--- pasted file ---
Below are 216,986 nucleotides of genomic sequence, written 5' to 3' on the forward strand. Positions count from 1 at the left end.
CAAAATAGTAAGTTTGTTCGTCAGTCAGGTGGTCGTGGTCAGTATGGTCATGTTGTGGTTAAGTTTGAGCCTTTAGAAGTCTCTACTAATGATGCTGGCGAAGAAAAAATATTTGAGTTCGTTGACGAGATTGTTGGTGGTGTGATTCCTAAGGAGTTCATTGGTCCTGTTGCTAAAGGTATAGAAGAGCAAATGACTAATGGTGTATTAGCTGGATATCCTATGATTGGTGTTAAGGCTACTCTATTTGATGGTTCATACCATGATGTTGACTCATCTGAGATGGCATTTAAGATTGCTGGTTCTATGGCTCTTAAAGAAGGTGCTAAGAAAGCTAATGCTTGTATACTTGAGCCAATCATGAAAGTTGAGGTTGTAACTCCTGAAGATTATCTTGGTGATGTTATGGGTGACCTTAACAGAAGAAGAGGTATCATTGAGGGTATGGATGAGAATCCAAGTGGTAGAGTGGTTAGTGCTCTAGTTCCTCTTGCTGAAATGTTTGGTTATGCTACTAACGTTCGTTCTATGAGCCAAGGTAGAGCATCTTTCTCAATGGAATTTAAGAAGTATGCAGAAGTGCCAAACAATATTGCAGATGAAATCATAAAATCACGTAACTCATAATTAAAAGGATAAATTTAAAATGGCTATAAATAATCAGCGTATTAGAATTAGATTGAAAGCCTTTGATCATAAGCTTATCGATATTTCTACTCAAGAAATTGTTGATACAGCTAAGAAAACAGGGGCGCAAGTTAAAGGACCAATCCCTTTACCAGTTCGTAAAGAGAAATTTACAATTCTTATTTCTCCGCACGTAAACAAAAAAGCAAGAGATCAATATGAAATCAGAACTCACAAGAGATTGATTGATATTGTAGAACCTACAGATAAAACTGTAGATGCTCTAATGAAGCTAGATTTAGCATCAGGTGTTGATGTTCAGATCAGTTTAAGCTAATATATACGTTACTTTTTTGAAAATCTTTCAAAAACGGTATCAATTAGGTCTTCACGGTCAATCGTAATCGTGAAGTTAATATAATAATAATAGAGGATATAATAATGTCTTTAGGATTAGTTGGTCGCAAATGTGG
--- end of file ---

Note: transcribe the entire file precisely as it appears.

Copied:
Below are 216,986 nucleotides of genomic sequence, written 5' to 3' on the forward strand. Positions count from 1 at the left end.
CAAAATAGTAAGTTTGTTCGTCAGTCAGGTGGTCGTGGTCAGTATGGTCATGTTGTGGTTAAGTTTGAGCCTTTAGAAGTCTCTACTAATGATGCTGGCGAAGAAAAAATATTTGAGTTCGTTGACGAGATTGTTGGTGGTGTGATTCCTAAGGAGTTCATTGGTCCTGTTGCTAAAGGTATAGAAGAGCAAATGACTAATGGTGTATTAGCTGGATATCCTATGATTGGTGTTAAGGCTACTCTATTTGATGGTTCATACCATGATGTTGACTCATCTGAGATGGCATTTAAGATTGCTGGTTCTATGGCTCTTAAAGAAGGTGCTAAGAAAGCTAATGCTTGTATACTTGAGCCAATCATGAAAGTTGAGGTTGTAACTCCTGAAGATTATCTTGGTGATGTTATGGGTGACCTTAACAGAAGAAGAGGTATCATTGAGGGTATGGATGAGAATCCAAGTGGTAGAGTGGTTAGTGCTCTAGTTCCTCTTGCTGAAATGTTTGGTTATGCTACTAACGTTCGTTCTATGAGCCAAGGTAGAGCATCTTTCTCAATGGAATTTAAGAAGTATGCAGAAGTGCCAAACAATATTGCAGATGAAATCATAAAATCACGTAACTCATAATTAAAAGGATAAATTTAAAATGGCTATAAATAATCAGCGTATTAGAATTAGATTGAAAGCCTTTGATCATAAGCTTATCGATATTTCTACTCAAGAAATTGTTGATACAGCTAAGAAAACAGGGGCGCAAGTTAAAGGACCAATCCCTTTACCAGTTCGTAAAGAGAAATTTACAATTCTTATTTCTCCGCACGTAAACAAAAAAGCAAGAGATCAATATGAAATCAGAACTCACAAGAGATTGATTGATATTGTAGAACCTACAGATAAAACTGTAGATGCTCTAATGAAGCTAGATTTAGCATCAGGTGTTGATGTTCAGATCAGTTTAAGCTAATATATACGTTACTTTTTTGAAAATCTTTCAAAAACGGTATCAATTAGGTCTTCACGGTCAATCGTAATCGTGAAGTTAATATAATAATAATAGAGGATATAATAATGTCTTTAGGATTAGTTGGTCGCAAATGTGG